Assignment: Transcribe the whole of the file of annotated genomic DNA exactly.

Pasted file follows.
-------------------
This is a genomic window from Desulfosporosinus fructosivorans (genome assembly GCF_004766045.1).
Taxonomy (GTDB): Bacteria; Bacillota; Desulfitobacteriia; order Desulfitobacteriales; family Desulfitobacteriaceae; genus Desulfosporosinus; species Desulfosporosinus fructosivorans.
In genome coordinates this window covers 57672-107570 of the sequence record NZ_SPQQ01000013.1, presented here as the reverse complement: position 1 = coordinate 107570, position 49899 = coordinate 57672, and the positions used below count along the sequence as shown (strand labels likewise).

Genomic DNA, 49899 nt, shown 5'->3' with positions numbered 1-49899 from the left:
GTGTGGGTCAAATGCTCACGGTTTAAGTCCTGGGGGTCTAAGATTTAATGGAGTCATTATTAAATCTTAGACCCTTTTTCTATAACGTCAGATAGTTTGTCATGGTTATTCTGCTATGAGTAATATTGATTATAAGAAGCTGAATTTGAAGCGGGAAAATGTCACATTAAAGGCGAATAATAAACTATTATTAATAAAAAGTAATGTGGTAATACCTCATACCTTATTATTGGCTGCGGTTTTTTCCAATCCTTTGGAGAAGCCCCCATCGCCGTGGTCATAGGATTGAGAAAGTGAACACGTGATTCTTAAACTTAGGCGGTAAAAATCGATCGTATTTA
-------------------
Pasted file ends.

This is a genomic window from Desulfosporosinus fructosivorans (genome assembly GCF_004766045.1).
Taxonomy (GTDB): Bacteria; Bacillota; Desulfitobacteriia; order Desulfitobacteriales; family Desulfitobacteriaceae; genus Desulfosporosinus; species Desulfosporosinus fructosivorans.
In genome coordinates this window covers 57672-107570 of the sequence record NZ_SPQQ01000013.1, presented here as the reverse complement: position 1 = coordinate 107570, position 49899 = coordinate 57672, and the positions used below count along the sequence as shown (strand labels likewise).

Genomic DNA, 49899 nt, shown 5'->3' with positions numbered 1-49899 from the left:
GTGTGGGTCAAATGCTCACGGTTTAAGTCCTGGGGGTCTAAGATTTAATGGAGTCATTATTAAATCTTAGACCCTTTTTCTATAACGTCAGATAGTTTGTCATGGTTATTCTGCTATGAGTAATATTGATTATAAGAAGCTGAATTTGAAGCGGGAAAATGTCACATTAAAGGCGAATAATAAACTATTATTAATAAAAAGTAATGTGGTAATACCTCATACCTTATTATTGGCTGCGGTTTTTTCCAATCCTTTGGAGAAGCCCCCATCGCCGTGGTCATAGGATTGAGAAAGTGAACACGTGATTCTTAAACTTAGGCGGTAAAAATCGATCGTATTTA